Expansion in business happens in tandem with expansion in our personal and spiritual capacity. Each time I’ve made a step change professionally, it was preceded by deep personal work. Each time I’ve felt out of the flow at work, it was not the work but my attitude, perspective and resistance which kept me blocked.
Gone are the days when we can clock in at nine, leave at five, and compartmentalize our inner and outer worlds in neat boxes. I remember ten years ago the sentiment “leave the personal stuff at home” was still the norm. How much of this societal shutting down of our deepest selves at work was related to our own fear of being seen and not accepted? I never actually heard those words “leave it at home” from any of my bosses – those words were a prison made of my own self-talk. Thankfully I’ve had some amazing leaders, who were fine with me visiting my Little Sister (in Big Brothers Big Sisters) over the lunch hour. They didn’t flinch when I cried in their office out of frustration on feeling belittled in a meeting. They accepted my sensitivity, knowing it was the flip side of passion, and part of the same coin of desire to make a difference.
The entrepreneurial journey is the spiritual journey, wrote one of my good friends and mentors, Lotta Alsen, recently in the Huffington Post. I believe all business journeys are spiritual journeys. Those aspects of our lives are not separate – they feed each other.
Beyond a spiritual tool, meditation is really also a business tool. Meditating allows us to sift through the critical and the mundane, giving our brains time to process and integrate. As we sift through our judgements, fears, and reactions, we can also witness our compassion, priorities and values. Meditation allows you to convert the energy of stress into the energy of excitement and purpose.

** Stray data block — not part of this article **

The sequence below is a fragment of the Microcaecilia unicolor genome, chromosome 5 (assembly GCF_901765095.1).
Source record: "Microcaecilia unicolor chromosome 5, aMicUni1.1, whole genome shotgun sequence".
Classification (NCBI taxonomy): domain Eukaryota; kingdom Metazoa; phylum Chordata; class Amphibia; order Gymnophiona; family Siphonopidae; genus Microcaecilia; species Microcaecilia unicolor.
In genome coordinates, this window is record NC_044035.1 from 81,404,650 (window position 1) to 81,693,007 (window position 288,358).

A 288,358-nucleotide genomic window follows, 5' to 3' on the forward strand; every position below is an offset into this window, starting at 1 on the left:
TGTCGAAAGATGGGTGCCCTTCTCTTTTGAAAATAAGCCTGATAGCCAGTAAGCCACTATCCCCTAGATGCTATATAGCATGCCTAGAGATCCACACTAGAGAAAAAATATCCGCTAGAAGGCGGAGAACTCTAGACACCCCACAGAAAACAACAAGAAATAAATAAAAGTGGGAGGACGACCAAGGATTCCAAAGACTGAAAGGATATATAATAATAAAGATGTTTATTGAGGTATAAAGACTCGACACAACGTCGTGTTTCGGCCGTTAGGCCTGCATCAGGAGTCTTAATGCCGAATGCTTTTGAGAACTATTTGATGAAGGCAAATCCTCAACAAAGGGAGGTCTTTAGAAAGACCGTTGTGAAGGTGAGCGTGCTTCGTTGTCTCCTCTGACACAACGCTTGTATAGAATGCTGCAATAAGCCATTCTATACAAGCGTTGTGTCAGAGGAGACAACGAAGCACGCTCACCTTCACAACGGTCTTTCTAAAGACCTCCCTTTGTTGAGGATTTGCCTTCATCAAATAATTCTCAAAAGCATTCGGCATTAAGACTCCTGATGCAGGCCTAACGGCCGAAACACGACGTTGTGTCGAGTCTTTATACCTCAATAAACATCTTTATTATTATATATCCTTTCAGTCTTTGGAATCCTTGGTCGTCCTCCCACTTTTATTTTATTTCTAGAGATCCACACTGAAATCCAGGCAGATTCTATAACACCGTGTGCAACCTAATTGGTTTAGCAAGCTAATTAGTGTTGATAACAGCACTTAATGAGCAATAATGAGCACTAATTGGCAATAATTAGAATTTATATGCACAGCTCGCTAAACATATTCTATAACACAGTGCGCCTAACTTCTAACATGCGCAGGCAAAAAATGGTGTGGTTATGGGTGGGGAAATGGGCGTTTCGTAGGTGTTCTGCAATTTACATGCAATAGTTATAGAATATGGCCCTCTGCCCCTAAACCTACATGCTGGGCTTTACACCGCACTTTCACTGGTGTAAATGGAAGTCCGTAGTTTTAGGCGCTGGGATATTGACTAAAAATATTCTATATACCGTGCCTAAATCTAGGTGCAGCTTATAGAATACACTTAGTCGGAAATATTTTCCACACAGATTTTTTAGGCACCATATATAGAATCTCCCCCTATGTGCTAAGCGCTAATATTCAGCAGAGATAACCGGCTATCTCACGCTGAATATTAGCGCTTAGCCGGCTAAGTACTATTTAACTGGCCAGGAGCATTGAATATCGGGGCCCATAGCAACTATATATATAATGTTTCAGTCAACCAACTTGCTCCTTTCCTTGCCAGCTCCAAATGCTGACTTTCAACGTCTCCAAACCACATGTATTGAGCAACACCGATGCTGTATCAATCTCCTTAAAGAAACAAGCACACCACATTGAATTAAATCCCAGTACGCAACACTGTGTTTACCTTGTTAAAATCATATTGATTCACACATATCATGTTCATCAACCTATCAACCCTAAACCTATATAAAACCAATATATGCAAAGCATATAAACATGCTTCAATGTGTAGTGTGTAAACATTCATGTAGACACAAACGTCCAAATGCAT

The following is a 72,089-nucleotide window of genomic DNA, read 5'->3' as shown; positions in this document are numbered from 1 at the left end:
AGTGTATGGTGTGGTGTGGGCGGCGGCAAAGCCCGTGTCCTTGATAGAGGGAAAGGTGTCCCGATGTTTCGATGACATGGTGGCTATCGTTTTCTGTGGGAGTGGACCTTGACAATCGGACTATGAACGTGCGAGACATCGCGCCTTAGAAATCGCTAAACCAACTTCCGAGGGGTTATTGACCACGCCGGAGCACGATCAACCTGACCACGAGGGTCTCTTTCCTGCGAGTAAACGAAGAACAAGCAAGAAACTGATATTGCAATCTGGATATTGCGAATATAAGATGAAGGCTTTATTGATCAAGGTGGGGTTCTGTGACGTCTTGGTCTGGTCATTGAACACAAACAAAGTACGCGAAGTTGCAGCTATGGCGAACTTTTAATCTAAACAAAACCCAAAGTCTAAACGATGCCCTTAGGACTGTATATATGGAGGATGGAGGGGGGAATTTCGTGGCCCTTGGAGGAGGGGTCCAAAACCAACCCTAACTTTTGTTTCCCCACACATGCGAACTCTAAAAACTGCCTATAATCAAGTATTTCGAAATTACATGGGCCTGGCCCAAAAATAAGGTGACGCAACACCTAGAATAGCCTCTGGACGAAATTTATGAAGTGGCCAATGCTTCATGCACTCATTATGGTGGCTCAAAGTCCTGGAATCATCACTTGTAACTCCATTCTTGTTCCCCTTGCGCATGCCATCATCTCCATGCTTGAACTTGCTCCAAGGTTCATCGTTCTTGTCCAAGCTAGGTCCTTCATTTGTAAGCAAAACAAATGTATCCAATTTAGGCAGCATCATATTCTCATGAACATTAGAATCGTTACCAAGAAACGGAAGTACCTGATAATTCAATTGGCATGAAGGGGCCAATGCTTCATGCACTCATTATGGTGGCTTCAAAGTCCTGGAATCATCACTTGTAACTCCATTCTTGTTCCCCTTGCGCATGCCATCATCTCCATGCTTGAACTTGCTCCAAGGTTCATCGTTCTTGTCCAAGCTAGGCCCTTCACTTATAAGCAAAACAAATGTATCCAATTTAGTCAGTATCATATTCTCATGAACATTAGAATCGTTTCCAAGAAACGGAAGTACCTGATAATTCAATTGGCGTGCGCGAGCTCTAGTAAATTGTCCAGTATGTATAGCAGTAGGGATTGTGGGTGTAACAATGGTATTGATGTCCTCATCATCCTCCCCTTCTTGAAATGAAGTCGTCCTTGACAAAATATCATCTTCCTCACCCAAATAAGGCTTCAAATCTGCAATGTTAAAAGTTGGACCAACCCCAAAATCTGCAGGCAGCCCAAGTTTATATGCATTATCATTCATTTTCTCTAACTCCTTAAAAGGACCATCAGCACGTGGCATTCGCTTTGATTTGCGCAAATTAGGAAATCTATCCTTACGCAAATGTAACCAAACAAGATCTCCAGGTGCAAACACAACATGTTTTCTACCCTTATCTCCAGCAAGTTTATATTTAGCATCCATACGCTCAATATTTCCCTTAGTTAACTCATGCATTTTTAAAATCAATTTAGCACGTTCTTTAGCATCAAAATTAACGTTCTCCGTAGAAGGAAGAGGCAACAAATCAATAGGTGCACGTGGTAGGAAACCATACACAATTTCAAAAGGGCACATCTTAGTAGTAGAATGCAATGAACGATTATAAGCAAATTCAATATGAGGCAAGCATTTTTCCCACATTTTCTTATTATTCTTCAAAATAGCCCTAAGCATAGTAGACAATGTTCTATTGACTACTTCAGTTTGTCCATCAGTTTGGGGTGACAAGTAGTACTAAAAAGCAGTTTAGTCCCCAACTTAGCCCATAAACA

When we fill our lives with multiple passions, it gives space for all of them to bloom, like a field of wildflowers. When I’m resisting a big project, my favorite strategy is to sign up for a pottery class, write a poem, or get out my paint brushes. Eventually that creative juice erodes my resistance to the “work” and I start getting antsy to get back to whatever business project I had previously avoided. Especially when a creative endeavor pushes me, is quite scary, it becomes easier to say yes to work. Last week I was supposed to go to a dance class – petrified and excited by that possibility, I decided to work instead. Was I avoiding stepping into something new? Most likely. And yet it also gave me the zest I needed to dive back into a big project. I will make the dance class, and in the meantime my work is my energized safety net. However, if I were to stay too long in the net of work, it would become a spider web.
Major steps in my career became possible through this dance between self-care and self-courage. Choosing to end a relationship led to trying management consulting in New York City. Spiritually questioning my purpose led to launching Executive Sutra. Being treated poorly by a boss led to asking for more and actually getting a promotion. Taking a week to retreat led to a deep relationship.
Ask most sales people what led to their success and it’s not sales strategies. It is inner qualities like courage and positivity. Marketing executives rely on intuition and creativity. CEOs require leadership, first of self, based on deep inner awareness, then guiding others. What holds us back is not so much skills as our ability to go within and then to express that quality externally.
There’s a correlation between our capacity and our responsibility. When we say yes to a new opportunity, we are forced to grow, adapt and learn new soft and hard skills. When we take responsibility for difficult feelings instead of running away, our capacity grows to be present for the feelings of others. We build a bigger container to hold our life and our experiences. We can choose to become complacent, neither growing in capacity nor responsibility, or we can say yes. Yes to a new adventure, role, class or relationship. Yes to dealing with our inner struggles, yes to the patience required to find those deeper gifts. And so the cycle between capacity and responsibility continues. We make a choice to grow, knowing the container we build with deep self-work will lead to more responsibility and fulfillment, when we have the courage to say yes.